Aug. 20, 2019: Prince of Wales Fort, Churchill, Manitoba

 

I love history and as much as I am in Churchill, Manitoba to see beluga whales and polar bears during my summer visit, I am anxious to see Prince of Wales Fort for a better understanding of the area’s European history.

I am with Frontiers North Adventures. My group and I board a boat and motor across Churchill River. Thousands of beluga whales are in the river this summer day and after our fort tour we will spend time observing them.

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Once on the far shore, we are greeted by a young woman who escorts us the half mile to the fort. She explains that the fort was built between 1731 and 1771 by the Hudson’s Bay Company during times of English and French conflict. Now a National Historic Site, the fort stands as a reminder of European presence in Canada during the 18th century and as a testament to the men who built it and the fur trade that founded Canada.  

In addition to building the fort, the men had to hunt food, cut wood, haul water and continue to trade for fur. Furs were prepared for shipping to England, accounts kept, and trade goods stored for the next trade season.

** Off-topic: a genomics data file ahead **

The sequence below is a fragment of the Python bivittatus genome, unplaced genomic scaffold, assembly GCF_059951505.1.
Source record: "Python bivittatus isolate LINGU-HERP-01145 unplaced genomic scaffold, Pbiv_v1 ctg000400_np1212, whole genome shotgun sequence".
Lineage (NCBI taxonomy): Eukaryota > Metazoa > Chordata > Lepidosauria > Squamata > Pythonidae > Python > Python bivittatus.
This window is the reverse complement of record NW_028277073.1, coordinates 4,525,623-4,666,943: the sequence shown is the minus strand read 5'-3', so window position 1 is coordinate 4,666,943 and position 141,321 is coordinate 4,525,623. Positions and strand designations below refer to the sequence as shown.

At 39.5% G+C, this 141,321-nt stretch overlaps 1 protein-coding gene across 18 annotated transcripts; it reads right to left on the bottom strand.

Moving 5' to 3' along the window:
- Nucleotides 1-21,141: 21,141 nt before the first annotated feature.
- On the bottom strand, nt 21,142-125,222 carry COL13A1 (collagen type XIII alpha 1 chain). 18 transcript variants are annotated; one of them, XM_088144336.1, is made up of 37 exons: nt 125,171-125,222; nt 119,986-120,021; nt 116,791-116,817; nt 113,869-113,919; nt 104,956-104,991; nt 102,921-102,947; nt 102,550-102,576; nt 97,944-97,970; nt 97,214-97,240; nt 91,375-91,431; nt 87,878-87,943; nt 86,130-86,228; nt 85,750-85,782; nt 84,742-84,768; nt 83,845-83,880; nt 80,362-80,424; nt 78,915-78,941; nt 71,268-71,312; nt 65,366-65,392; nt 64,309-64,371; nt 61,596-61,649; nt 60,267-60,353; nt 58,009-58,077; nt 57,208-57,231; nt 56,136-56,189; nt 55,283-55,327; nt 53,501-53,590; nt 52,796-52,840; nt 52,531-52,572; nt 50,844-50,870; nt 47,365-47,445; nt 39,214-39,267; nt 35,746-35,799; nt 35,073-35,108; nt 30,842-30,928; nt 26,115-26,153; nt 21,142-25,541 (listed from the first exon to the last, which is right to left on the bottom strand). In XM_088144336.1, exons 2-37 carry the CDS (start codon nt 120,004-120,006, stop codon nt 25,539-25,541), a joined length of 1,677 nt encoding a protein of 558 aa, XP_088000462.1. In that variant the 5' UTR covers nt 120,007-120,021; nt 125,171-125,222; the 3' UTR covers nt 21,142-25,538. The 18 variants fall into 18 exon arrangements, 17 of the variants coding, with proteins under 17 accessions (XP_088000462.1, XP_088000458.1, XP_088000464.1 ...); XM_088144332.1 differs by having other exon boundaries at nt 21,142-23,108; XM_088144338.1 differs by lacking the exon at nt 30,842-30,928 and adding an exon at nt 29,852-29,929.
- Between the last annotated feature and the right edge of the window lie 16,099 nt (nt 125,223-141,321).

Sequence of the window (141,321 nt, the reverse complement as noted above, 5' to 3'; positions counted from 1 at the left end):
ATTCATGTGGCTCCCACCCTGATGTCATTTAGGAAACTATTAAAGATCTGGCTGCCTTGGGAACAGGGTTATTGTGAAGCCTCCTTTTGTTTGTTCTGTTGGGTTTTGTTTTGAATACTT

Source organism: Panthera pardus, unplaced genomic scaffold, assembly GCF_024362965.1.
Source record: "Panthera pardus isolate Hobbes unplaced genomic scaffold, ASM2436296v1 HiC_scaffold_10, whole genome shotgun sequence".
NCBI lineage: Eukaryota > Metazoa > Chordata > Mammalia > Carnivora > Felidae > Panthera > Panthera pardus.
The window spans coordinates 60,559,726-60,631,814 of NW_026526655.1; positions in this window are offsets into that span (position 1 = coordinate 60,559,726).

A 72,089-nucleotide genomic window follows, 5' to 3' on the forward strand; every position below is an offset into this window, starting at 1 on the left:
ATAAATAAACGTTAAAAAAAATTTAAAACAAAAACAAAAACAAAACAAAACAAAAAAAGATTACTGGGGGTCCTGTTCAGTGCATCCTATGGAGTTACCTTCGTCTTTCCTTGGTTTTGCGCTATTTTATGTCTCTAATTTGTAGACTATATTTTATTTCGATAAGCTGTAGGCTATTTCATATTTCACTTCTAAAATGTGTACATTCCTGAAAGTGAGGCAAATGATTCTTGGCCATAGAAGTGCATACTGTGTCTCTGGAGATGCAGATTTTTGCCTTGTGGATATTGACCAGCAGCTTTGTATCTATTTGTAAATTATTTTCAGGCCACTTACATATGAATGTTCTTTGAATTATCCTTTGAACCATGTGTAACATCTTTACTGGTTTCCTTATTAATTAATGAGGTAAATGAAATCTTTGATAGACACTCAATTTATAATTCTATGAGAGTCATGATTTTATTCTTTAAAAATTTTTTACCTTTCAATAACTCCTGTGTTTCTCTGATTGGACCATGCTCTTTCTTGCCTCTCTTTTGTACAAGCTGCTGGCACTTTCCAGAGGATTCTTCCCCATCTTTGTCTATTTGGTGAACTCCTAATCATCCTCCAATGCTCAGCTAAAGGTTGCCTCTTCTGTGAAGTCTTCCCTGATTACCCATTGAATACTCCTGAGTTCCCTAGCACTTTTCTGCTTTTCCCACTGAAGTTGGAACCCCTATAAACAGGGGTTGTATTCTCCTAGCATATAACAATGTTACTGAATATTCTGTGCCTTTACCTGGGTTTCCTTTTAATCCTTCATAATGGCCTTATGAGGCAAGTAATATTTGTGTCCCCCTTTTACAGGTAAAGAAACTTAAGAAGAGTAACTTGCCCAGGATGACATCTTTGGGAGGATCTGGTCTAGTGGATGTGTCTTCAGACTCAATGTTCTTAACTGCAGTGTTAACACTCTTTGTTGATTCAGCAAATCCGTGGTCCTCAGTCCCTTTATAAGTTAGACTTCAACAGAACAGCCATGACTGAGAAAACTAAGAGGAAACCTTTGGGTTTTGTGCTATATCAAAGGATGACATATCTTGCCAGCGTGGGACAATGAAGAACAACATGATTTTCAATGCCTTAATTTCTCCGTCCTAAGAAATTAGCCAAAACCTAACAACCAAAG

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At the fort, we are greeted by a second woman who explains the inside of the fort. Built in the popular ‘star’ shape with four protruding bastions, she says 40 cannon were mounted along the parapet to protect every approach to the fort.

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She explains that in the 1920s, the Historic Sites and Monuments Board of Canada, recognized the Fort as being of national significance. The Parks Branch of the Department of the Interior (now Parks Canada) took responsibility for its preservation, and, when a large workforce became available with the completion of the railroad into Churchill, the men and the heavy equipment began reconstruction of the fort in the 1930s.

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We are now free to explore the stone ramparts, living quarters, the remains of the powder magazine and look out over the bay. The Fort stands as an important memorial of the French-English rivalry for control of Hudson Bay and its resources.

Soon we return to our boat. The whales are waiting for us. Churchill is a remarkable destination for its natural beauty, its animals and its significant Canadian history.

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